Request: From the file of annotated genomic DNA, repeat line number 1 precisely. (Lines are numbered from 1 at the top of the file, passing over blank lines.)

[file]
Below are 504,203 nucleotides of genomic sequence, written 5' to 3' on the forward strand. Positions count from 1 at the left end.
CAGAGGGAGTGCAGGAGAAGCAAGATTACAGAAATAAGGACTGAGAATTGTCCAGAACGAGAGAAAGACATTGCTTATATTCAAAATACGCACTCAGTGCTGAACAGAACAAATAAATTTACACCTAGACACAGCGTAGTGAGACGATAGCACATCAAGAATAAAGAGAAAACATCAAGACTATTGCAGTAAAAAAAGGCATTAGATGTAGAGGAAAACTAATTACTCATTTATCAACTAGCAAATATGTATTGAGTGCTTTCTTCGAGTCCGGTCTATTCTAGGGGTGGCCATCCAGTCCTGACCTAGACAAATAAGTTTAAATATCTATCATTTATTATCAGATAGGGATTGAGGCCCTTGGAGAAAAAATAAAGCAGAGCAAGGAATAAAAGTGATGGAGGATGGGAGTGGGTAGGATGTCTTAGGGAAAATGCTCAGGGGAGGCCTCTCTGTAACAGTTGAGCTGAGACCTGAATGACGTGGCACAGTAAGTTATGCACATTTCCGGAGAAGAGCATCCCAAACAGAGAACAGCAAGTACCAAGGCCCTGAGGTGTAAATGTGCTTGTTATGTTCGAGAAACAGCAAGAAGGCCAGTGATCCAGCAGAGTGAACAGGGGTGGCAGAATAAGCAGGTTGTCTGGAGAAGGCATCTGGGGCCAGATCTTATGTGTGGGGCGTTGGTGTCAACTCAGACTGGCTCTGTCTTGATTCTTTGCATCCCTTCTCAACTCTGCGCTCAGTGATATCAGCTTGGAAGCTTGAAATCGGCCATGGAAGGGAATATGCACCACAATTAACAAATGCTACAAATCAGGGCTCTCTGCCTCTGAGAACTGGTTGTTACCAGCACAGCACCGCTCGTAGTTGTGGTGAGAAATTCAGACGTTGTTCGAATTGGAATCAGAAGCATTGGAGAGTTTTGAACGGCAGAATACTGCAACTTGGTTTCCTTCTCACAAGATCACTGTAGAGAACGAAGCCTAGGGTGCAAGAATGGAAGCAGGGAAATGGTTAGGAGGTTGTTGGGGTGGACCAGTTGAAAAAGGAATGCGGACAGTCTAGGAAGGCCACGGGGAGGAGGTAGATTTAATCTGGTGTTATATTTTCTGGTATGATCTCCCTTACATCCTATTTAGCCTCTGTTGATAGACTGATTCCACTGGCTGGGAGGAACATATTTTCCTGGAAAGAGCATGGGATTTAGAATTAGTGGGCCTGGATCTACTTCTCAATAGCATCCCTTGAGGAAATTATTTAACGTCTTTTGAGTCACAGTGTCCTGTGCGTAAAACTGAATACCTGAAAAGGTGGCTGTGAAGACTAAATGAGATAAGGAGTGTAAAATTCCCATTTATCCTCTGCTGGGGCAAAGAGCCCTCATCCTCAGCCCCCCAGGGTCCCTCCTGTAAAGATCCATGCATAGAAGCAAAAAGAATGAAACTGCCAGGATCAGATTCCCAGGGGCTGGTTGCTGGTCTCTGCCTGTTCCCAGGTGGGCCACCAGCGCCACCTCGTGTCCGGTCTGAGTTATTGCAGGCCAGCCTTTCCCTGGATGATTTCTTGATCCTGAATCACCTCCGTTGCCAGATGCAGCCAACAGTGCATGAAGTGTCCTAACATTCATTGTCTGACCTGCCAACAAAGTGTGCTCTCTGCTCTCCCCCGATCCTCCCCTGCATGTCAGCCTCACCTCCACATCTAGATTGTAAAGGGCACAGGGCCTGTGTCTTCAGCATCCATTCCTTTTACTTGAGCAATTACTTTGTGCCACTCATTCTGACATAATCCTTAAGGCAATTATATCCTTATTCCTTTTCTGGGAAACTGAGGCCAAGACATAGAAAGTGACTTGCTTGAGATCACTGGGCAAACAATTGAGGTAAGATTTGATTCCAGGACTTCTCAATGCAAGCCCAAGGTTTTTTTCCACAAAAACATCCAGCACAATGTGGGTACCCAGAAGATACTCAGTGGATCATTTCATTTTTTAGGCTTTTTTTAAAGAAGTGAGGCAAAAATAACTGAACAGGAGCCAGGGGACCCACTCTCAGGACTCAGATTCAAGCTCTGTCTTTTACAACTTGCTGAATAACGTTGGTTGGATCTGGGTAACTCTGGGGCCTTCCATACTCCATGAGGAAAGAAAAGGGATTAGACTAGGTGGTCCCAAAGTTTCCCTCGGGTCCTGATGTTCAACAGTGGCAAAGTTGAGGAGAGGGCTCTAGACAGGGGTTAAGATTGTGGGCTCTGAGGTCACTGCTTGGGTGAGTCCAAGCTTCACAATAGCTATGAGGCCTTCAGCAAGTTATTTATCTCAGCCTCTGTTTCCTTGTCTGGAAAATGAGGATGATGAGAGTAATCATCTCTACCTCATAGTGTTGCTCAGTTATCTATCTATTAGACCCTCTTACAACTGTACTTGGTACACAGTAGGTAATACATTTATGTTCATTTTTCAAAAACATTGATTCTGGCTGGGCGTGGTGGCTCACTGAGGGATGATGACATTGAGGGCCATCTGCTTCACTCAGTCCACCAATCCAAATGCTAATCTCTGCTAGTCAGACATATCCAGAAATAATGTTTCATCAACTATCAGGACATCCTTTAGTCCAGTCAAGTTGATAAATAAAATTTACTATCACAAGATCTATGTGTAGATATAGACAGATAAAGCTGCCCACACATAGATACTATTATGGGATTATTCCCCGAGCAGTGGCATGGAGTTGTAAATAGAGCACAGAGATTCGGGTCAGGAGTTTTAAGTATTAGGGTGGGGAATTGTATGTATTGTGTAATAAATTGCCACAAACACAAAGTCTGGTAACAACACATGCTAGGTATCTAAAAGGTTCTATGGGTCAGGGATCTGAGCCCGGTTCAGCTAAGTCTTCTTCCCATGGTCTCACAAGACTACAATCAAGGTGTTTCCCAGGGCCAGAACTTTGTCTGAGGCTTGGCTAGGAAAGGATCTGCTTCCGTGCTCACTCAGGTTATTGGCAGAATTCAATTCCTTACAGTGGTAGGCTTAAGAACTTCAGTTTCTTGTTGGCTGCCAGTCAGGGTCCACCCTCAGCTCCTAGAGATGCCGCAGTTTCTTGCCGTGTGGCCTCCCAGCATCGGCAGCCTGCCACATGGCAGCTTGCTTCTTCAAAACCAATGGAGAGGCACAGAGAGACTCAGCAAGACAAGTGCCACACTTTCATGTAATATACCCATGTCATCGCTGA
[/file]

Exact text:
Below are 504,203 nucleotides of genomic sequence, written 5' to 3' on the forward strand. Positions count from 1 at the left end.